Who’s your favorite character on the show?
I’m not gonna answer that one either. At the end of the day, I am the boss of a whole bunch of people who depend on me and who depend on the idea that their character is being fought for and being supported when I’m writing it.
All the characters are parts of me. At 3 a.m., when you have to do rewrites, the characters have to speak from inside you. So I’m identifying with different parts of them at different times. In some ways, Ghost is my favorite, just because he’s the most fun to write. He’s always kind of lying, which is always super fun. I think he says the truth, but it’s his truth and his truth is so colored. Like when he says to Angela “I love you,” he means it. He loves her. But it’s just that his love comes with a whole bunch of other crap.
May I tell you my favorite character? Tommy.
Tommy’s great! Tommy and Tasha are actually the most honest characters.
I get weak in the knees for Tommy. He’s a got all kinds of a Cutie White Boy situation going on.
Listen. Joe [Sikora] is fine. And I love the character Tommy because he does stuff I would never do. He just goes for it. He’s not innocent, obviously, but there’s something that’s very pure about him.
With the recent news about your overall deal with Starz, what other shows can we look forward to from you?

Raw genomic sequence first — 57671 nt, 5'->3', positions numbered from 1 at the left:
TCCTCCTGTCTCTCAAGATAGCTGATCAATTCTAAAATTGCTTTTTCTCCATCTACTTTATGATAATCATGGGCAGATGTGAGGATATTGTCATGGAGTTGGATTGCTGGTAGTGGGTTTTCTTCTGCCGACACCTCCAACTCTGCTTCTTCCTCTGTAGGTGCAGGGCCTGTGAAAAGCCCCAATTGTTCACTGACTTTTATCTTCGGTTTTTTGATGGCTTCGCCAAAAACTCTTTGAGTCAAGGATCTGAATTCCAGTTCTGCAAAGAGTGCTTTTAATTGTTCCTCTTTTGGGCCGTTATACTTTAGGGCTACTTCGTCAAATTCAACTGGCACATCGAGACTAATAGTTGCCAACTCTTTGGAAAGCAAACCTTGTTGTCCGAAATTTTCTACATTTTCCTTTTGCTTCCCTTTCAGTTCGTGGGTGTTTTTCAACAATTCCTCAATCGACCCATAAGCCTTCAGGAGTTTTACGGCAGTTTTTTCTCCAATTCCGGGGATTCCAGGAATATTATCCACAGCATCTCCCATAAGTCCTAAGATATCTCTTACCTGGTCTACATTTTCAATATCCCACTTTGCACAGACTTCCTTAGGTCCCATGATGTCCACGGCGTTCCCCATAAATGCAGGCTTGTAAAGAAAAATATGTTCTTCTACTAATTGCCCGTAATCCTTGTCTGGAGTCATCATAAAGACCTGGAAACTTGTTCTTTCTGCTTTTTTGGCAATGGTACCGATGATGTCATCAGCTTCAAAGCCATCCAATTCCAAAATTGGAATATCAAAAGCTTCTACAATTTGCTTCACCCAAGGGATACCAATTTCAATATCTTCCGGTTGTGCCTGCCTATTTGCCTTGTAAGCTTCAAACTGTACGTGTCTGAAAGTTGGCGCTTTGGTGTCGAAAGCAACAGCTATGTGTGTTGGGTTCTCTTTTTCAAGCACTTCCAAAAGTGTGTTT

The next show that I want to do is about my upbringing and how I grew up, because Power is not that.
You grew up in Westport, Conn. right? I read that yours was one of three Black families in town?
You did your research! For a while the other large Black family were my first cousins. There was just nobody there. So I do want to write about that at some point.
And any plans to resurrect that old GQ story again for a TV project?
Interracial dating has changed so much since then. At the time that I wrote that, I’m not going to say it was taboo, but there were guys out there who were just on a safari, so that’s where that was coming from. Now you see White guys walking down the street with sisters with huge afros. You see all different kinds of people all together, all the time. I’m always interested in issues of dual identity and interracial dating is definitely up there. But I have more of a sophisticated idea about it all now. I was 23 when I wrote that. I’m 38 now. God, I’m old. How did that happen?